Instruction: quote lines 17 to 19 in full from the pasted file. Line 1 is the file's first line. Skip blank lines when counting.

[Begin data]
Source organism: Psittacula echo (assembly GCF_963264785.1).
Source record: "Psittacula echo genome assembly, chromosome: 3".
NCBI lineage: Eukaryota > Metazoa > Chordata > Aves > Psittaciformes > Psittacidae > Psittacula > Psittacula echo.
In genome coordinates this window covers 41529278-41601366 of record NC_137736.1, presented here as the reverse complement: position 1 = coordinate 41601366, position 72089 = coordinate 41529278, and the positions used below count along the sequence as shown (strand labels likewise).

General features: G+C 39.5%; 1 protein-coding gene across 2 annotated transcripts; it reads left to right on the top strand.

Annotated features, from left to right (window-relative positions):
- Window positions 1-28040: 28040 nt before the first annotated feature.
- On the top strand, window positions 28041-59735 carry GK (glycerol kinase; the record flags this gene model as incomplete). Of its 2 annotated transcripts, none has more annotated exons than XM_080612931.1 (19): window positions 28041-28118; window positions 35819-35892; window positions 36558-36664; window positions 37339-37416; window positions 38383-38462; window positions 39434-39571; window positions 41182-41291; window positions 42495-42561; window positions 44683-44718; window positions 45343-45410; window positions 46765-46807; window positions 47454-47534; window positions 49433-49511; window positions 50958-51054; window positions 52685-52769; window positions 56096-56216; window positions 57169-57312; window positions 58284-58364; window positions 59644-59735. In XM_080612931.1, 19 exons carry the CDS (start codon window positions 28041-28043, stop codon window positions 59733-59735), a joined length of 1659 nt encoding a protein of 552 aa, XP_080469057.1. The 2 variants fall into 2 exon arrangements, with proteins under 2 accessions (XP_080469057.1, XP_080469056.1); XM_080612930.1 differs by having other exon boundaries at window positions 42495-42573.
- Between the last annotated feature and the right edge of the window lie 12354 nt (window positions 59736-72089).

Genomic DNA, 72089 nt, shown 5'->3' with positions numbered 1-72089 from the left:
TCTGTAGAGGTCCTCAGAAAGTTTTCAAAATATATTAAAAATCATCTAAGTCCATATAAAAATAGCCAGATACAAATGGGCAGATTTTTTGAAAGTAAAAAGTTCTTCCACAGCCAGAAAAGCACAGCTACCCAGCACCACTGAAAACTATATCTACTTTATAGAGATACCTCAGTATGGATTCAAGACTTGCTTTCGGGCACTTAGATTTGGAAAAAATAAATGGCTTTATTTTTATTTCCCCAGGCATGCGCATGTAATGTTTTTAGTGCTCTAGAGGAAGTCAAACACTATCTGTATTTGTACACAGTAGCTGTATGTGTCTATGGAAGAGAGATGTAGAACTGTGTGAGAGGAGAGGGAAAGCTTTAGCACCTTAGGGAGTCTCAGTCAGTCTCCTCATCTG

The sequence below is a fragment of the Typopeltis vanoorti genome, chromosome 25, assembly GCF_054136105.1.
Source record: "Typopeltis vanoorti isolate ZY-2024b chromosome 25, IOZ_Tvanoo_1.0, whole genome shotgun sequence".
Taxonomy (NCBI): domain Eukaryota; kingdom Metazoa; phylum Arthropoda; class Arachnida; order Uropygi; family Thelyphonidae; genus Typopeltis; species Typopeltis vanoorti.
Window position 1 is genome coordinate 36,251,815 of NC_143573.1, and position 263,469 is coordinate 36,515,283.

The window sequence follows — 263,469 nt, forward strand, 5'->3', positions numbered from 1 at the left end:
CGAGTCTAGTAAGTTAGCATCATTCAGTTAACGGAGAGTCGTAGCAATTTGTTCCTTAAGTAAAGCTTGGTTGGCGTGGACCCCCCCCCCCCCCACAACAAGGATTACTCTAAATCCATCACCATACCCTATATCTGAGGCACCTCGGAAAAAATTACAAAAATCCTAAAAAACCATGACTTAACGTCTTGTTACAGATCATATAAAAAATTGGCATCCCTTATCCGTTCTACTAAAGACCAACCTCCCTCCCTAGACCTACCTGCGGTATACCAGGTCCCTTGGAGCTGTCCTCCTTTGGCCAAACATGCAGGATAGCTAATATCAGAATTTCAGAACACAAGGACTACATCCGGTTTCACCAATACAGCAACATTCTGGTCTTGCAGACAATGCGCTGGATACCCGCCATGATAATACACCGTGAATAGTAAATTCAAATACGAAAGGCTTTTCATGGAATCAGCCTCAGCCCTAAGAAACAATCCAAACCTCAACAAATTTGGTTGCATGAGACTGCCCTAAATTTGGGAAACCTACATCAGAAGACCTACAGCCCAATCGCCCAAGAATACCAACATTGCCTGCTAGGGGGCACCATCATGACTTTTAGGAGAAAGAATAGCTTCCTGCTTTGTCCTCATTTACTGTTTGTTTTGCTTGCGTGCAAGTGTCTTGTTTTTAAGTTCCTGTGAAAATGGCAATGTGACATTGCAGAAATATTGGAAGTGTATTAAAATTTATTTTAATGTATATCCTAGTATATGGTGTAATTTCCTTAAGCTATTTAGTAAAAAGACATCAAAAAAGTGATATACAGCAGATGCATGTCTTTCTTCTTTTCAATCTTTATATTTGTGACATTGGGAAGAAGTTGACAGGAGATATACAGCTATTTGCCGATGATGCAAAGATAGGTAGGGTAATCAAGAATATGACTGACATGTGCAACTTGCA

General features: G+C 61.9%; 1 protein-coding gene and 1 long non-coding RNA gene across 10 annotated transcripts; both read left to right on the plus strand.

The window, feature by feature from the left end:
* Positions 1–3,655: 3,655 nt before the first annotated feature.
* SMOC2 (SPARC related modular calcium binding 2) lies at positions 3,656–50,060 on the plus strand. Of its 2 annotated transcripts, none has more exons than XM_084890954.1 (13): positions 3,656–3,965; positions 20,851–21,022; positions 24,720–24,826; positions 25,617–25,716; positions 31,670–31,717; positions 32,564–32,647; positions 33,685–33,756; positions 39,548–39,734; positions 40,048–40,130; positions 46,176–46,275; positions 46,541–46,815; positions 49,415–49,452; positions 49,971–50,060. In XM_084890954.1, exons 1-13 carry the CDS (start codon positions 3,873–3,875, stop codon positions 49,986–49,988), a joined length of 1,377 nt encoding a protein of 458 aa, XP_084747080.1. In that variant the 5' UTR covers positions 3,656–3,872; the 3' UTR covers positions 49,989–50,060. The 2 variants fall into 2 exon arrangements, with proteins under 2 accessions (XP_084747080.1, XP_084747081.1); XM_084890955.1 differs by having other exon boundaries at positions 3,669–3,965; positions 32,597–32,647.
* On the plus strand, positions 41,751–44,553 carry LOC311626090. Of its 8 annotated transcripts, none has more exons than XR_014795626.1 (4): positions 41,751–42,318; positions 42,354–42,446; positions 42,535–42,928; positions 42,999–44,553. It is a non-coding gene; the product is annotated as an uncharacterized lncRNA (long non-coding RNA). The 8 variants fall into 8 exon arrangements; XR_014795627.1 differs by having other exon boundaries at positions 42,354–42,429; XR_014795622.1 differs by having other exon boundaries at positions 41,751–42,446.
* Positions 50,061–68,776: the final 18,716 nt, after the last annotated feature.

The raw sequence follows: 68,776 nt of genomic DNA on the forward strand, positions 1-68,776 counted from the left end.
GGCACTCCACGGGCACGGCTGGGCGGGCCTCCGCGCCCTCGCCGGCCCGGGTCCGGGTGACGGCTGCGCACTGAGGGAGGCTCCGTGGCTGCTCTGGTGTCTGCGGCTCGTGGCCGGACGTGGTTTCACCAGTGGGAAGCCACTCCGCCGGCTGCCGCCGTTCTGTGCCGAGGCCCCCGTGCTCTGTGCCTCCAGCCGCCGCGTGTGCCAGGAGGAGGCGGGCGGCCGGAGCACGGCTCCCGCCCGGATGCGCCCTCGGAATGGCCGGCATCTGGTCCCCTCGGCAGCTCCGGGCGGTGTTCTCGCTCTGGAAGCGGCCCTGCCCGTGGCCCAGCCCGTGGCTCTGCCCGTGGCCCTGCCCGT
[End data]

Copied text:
CGAGTCTAGTAAGTTAGCATCATTCAGTTAACGGAGAGTCGTAGCAATTTGTTCCTTAAGTAAAGCTTGGTTGGCGTGGACCCCCCCCCCCCCCACAACAAGGATTACTCTAAATCCATCACCATACCCTATATCTGAGGCACCTCGGAAAAAATTACAAAAATCCTAAAAAACCATGACTTAACGTCTTGTTACAGATCATATAAAAAATTGGCATCCCTTATCCGTTCTACTAAAGACCAACCTCCCTCCCTAGACCTACCTGCGGTATACCAGGTCCCTTGGAGCTGTCCTCCTTTGGCCAAACATGCAGGATAGCTAATATCAGAATTTCAGAACACAAGGACTACATCCGGTTTCACCAATACAGCAACATTCTGGTCTTGCAGACAATGCGCTGGATACCCGCCATGATAATACACCGTGAATAGTAAATTCAAATACGAAAGGCTTTTCATGGAATCAGCCTCAGCCCTAAGAAACAATCCAAACCTCAACAAATTTGGTTGCATGAGACTGCCCTAAATTTGGGAAACCTACATCAGAAGACCTACAGCCCAATCGCCCAAGAATACCAACATTGCCTGCTAGGGGGCACCATCATGACTTTTAGGAGAAAGAATAGCTTCCTGCTTTGTCCTCATTTACTGTTTGTTTTGCTTGCGTGCAAGTGTCTTGTTTTTAAGTTCCTGTGAAAATGGCAATGTGACATTGCAGAAATATTGGAAGTGTATTAAAATTTATTTTAATGTATATCCTAGTATATGGTGTAATTTCCTTAAGCTATTTAGTAAAAAGACATCAAAAAAGTGATATACAGCAGATGCATGTCTTTCTTCTTTTCAATCTTTATATTTGTGACATTGGGAAGAAGTTGACAGGAGATATACAGCTATTTGCCGATGATGCAAAGATAGGTAGGGTAATCAAGAATATGACTGACATGTGCAACTTGCA

General features: G+C 61.9%; 1 protein-coding gene and 1 long non-coding RNA gene across 10 annotated transcripts; both read left to right on the plus strand.

The window, feature by feature from the left end: